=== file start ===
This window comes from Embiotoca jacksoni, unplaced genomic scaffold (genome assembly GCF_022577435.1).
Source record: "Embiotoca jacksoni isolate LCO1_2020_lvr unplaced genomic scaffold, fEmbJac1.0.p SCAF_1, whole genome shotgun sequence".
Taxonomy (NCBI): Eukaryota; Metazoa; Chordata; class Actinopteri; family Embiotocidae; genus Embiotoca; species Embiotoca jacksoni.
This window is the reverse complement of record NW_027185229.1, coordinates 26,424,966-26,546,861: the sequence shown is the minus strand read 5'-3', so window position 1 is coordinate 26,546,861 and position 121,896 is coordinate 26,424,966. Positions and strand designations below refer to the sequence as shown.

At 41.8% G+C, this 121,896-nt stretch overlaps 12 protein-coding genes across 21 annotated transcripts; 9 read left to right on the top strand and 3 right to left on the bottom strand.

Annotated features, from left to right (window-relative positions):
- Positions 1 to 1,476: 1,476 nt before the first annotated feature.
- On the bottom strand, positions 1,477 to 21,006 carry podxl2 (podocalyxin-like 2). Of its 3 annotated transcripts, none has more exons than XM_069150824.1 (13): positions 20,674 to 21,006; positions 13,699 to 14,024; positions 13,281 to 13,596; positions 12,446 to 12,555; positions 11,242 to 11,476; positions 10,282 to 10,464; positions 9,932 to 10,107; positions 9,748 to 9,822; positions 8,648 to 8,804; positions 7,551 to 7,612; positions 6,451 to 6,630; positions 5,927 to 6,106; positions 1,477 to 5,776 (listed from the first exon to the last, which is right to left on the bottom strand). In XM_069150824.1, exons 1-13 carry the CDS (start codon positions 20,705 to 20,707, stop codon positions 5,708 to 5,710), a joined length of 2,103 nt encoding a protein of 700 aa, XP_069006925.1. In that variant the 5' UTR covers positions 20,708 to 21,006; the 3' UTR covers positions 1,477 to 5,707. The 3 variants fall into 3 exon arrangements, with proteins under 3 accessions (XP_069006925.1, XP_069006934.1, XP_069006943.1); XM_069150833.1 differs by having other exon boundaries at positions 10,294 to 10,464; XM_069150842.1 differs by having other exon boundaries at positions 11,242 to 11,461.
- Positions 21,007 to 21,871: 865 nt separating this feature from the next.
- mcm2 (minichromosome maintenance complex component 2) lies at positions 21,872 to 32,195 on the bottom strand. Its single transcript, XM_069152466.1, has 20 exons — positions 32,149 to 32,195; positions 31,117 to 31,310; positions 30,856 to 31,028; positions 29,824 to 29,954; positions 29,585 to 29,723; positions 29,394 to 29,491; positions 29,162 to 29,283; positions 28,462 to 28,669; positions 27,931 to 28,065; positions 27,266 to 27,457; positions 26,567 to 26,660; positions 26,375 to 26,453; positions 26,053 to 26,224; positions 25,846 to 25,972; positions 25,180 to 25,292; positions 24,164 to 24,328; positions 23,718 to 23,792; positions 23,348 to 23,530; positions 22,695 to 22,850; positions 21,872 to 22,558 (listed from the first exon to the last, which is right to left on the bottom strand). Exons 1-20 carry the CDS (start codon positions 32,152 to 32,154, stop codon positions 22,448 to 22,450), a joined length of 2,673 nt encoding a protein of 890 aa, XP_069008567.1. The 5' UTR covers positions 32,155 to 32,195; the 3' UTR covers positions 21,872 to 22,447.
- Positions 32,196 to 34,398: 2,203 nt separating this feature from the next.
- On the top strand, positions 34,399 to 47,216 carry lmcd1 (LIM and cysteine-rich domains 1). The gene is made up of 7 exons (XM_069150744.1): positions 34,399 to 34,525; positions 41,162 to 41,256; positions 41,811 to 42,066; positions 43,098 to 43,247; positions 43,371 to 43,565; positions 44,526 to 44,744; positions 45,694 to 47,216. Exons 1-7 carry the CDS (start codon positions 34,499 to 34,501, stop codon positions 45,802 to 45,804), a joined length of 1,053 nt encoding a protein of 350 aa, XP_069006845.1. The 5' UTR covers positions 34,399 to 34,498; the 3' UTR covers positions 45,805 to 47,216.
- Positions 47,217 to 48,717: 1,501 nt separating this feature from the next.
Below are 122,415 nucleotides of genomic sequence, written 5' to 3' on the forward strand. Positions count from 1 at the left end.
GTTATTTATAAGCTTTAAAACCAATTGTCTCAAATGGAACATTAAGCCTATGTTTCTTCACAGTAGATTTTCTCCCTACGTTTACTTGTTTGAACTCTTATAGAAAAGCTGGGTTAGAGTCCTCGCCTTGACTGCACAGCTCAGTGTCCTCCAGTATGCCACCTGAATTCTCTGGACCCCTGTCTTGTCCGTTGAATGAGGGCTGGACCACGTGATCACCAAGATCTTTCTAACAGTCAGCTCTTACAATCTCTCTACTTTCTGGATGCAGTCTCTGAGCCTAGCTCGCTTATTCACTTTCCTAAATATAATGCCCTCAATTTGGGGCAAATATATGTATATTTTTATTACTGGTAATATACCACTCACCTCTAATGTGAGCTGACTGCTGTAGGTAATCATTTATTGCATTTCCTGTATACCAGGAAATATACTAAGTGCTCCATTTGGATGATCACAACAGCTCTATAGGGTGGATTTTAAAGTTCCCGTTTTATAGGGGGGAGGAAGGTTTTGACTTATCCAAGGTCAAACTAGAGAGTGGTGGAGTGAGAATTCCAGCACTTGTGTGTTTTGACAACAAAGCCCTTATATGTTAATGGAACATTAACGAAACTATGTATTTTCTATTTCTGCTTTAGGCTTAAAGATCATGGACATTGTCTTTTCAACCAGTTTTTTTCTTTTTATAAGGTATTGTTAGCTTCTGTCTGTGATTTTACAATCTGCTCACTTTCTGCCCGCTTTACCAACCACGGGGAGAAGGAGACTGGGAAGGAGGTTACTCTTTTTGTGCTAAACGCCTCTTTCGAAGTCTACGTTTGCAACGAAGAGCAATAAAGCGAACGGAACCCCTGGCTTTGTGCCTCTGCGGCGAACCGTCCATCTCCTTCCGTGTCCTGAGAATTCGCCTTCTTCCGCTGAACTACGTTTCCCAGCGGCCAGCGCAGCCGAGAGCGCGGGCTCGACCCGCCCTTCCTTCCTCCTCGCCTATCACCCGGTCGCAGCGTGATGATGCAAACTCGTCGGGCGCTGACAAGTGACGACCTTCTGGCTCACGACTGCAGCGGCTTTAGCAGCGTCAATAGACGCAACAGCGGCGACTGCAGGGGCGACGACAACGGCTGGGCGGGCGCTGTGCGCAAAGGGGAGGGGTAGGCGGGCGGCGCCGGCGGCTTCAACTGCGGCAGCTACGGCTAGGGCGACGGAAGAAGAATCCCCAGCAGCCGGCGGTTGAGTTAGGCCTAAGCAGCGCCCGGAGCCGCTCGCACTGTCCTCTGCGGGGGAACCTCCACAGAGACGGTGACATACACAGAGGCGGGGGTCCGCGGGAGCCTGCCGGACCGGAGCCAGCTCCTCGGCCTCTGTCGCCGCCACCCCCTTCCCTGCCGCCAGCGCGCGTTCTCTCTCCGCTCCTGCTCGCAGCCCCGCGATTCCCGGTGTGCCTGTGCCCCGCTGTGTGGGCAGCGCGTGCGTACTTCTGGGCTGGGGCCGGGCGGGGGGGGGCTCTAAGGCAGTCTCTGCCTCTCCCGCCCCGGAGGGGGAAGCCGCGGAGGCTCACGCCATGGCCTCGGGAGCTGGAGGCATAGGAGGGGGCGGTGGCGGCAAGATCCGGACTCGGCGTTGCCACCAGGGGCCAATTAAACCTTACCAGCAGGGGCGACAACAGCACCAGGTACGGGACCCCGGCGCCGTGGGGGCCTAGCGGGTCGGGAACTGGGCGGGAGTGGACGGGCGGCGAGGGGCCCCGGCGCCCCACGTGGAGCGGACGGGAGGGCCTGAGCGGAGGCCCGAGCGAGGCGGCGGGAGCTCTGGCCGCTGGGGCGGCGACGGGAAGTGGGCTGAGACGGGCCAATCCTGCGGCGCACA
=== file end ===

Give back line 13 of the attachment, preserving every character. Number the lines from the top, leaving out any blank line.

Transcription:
- Positions 47,217 to 48,717: 1,501 nt separating this feature from the next.